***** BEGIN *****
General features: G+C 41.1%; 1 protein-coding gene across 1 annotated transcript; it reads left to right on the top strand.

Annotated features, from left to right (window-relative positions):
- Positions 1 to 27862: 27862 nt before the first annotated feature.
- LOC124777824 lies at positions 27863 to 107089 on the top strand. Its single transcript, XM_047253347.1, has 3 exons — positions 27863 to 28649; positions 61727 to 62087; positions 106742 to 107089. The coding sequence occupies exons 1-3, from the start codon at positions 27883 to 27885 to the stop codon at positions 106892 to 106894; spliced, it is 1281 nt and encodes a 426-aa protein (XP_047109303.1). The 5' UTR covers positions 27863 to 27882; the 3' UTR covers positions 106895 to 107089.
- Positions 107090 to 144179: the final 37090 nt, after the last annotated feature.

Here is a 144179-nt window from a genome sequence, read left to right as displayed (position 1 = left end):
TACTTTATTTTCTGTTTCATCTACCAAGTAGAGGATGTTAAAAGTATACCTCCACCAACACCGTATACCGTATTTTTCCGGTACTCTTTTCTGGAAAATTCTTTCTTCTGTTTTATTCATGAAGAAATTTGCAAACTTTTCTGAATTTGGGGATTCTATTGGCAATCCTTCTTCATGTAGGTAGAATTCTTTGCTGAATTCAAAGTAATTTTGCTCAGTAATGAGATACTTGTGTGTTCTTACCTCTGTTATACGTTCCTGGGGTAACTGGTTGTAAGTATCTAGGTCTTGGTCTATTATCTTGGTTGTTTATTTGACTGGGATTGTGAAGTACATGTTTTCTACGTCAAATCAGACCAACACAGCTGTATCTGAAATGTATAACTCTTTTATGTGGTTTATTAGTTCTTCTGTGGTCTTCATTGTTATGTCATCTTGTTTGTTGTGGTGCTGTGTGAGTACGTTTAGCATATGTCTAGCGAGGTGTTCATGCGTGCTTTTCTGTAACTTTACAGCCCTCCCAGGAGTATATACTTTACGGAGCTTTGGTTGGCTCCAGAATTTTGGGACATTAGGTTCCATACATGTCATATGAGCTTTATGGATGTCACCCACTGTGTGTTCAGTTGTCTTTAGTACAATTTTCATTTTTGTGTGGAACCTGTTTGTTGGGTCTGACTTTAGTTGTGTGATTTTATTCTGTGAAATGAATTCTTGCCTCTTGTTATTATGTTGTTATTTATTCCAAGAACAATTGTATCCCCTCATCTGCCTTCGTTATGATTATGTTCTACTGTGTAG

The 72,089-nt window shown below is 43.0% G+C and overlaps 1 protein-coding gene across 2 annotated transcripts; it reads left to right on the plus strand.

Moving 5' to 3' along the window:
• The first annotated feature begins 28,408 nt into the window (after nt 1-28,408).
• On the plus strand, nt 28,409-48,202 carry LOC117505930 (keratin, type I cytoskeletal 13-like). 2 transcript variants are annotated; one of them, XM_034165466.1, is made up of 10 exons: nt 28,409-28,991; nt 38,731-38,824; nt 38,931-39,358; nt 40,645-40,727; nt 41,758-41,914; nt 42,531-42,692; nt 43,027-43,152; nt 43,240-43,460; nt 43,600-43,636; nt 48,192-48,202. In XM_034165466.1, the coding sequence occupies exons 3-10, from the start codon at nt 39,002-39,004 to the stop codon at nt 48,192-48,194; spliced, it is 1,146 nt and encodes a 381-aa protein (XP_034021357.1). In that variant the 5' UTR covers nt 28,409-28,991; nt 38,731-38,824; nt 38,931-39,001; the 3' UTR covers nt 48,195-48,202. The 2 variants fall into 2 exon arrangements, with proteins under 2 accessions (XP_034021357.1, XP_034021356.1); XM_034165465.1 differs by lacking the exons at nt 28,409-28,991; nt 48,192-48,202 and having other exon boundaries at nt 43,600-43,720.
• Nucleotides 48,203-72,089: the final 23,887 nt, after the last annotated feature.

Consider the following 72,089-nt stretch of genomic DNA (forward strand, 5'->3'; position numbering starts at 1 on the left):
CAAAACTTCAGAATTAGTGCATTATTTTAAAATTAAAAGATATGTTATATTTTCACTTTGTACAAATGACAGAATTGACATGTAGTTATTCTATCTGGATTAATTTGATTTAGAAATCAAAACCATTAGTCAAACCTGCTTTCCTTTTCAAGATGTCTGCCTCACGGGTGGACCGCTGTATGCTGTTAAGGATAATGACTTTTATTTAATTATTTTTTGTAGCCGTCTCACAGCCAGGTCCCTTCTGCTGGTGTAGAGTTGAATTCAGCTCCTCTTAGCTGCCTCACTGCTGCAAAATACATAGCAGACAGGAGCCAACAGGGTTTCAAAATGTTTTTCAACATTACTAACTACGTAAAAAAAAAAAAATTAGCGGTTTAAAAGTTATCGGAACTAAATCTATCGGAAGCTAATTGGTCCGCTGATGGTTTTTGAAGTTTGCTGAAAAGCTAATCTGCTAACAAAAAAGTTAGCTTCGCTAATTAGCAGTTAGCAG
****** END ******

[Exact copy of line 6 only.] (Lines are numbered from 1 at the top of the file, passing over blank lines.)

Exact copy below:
Here is a 144179-nt window from a genome sequence, read left to right as displayed (position 1 = left end):